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Lessons in networking from a true master

Accounting , ASCEND Event Recaps | Oct 12, 2010 |

By Mark Consolación, Gabelli Class of 2011

Networking can be a daunting task, but Gabelli School of Business alumnus Samuel Mok proves that with hard work and determination, anyone can “work a room” with ease and eloquence.

Before opening the event he recently led at Fordham, Mr. Mok warmly greeted every student who entered O’Hare Special Collections, inquiring about name, year, and major and effortlessly connecting with each person. Getting reacquainted made complete sense: It was Mr. Mok’s first return to Fordham since his graduation in 1968. He was encouraged to hold this special networking event by Dean Rapaccioli, who met with him earlier in the year and proposed that he come up from Washington, D.C., to share his knowledge with the members of Ascend and CAB’s American Age.

Mr. Mok, an immigrant from Hong Kong, worked in a Chinese restaurant while he studied accounting at Fordham. He was able to list only one reference on his first job application: the waiter who introduced his family to the restaurant business. Embarrassed that he could not add a second or third, he decided to seek out more meaningful connections and expand his network.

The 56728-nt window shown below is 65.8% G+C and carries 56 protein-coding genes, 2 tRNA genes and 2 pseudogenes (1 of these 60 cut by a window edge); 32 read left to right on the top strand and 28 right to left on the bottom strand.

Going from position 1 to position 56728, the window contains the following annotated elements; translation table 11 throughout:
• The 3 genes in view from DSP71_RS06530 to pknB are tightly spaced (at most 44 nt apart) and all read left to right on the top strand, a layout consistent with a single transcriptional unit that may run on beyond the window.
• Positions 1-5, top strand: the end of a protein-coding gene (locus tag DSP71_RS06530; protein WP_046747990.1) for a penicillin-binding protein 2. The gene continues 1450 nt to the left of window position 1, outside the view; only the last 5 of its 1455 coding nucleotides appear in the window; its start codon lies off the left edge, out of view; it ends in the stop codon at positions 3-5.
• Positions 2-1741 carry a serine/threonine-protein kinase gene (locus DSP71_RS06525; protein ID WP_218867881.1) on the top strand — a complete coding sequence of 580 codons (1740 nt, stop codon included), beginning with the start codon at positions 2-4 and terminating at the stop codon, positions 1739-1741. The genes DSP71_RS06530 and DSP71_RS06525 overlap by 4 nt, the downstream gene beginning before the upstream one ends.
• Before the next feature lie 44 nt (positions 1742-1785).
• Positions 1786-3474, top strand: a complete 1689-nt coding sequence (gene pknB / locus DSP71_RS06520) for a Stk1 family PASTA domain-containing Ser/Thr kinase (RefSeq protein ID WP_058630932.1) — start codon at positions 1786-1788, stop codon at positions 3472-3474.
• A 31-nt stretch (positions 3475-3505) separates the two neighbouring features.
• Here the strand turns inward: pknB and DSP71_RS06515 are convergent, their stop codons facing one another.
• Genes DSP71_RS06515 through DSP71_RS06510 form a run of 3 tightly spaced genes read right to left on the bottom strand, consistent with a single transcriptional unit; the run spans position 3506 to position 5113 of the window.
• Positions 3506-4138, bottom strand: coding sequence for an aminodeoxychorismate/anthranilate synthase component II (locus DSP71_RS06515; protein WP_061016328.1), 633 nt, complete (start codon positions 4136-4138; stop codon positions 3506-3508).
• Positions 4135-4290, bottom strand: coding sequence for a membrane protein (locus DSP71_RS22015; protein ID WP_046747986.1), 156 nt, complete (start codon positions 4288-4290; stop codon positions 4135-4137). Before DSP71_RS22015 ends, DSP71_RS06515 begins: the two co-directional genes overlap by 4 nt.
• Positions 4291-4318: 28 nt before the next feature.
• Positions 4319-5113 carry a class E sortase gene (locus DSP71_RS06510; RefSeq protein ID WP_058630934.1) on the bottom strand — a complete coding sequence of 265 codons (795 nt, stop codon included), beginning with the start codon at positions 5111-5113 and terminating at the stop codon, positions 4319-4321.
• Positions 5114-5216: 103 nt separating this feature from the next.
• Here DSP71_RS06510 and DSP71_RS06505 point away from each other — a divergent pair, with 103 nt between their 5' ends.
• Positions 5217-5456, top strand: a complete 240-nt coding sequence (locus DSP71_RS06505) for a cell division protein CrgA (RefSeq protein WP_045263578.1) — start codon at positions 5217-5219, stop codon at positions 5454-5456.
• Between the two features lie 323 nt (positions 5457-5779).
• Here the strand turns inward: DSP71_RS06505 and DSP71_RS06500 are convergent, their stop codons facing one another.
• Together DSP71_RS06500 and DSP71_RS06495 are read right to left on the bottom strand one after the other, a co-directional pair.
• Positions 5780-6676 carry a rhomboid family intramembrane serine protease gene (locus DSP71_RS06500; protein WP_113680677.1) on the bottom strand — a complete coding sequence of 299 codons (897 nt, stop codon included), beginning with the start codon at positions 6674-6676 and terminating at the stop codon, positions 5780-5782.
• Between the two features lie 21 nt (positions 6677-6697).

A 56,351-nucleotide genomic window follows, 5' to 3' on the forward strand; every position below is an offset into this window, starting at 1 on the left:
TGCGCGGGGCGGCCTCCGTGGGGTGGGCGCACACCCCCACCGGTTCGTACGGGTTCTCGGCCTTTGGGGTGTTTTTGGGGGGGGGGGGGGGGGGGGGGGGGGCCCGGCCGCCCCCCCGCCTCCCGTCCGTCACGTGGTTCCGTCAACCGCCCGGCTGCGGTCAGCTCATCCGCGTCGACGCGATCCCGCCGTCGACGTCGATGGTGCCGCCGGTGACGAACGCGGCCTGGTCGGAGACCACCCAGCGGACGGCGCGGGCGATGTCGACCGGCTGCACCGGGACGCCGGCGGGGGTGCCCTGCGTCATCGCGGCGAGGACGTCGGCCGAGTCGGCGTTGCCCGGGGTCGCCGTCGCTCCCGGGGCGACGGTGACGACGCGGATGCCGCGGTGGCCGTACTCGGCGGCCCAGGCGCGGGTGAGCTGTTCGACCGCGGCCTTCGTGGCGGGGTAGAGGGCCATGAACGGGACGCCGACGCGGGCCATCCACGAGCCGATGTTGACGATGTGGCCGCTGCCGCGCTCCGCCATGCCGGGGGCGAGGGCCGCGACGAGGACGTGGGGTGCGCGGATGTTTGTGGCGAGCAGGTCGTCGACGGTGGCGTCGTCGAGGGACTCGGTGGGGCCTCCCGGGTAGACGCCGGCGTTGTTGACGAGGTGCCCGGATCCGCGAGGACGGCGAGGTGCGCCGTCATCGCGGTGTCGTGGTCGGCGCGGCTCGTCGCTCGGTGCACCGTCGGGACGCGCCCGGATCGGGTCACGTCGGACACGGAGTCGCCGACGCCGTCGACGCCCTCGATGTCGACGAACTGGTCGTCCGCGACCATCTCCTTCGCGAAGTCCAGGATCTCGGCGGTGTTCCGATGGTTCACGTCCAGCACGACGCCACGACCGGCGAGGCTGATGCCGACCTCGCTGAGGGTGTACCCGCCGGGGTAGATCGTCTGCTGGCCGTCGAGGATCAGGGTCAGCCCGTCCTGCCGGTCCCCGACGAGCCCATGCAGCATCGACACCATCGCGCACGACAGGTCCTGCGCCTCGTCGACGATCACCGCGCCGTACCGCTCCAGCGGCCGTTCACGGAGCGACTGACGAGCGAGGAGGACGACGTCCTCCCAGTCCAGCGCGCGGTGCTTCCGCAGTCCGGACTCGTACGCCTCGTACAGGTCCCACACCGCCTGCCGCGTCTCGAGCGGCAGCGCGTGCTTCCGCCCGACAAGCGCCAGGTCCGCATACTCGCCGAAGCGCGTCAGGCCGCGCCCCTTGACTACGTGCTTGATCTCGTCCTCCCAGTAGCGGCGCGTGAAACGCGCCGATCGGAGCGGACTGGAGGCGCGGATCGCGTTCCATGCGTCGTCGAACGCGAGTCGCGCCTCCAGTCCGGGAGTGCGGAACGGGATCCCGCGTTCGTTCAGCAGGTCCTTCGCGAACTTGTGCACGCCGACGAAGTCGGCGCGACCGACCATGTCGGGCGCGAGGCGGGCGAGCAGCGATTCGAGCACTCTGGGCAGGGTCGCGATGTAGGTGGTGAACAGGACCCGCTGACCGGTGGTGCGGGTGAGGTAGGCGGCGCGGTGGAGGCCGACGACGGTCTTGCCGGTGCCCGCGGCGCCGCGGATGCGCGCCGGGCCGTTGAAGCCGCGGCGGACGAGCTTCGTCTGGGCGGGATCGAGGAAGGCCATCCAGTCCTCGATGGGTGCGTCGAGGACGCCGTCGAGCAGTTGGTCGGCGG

He succeeded, and his career history is testament to that: He rose to become CFO of the U.S. Department of Labor during George W. Bush’s administration. Mr. Mok told us many illuminating and humorous stories during his visit, among them a tale from when he was CFO of the Department of the Treasury under President George H.W. Bush. During a Presidential dinner, Mr. Mok sat next to a sergeant. A former military captain himself, Mr. Mok introduced himself and offered his business card; the two chatted for a while and then parted ways. Many years later, Mr. Mok sat next to a lieutenant who, to his surprise, knew of him. The lieutenant was the same sergeant from years past and remembered Mr. Mok — thanks to the impressive business card he had received and kept atop his dresser ever since.

Mr. Mok spoke to his Gabelli School of Business audience about attention to detail, building connections, and maintaining those connections. He recommended taking advantage of networking events and organizations, such as Ascend. “Time is the most valuable non-renewable resource we have,” he advised. Mr. Mok has spent his time very prudently, from adjusting to a new country, to working in the White House, to managing his own consulting firm. It is up to today’s Gabelli students to do the same in building their future.

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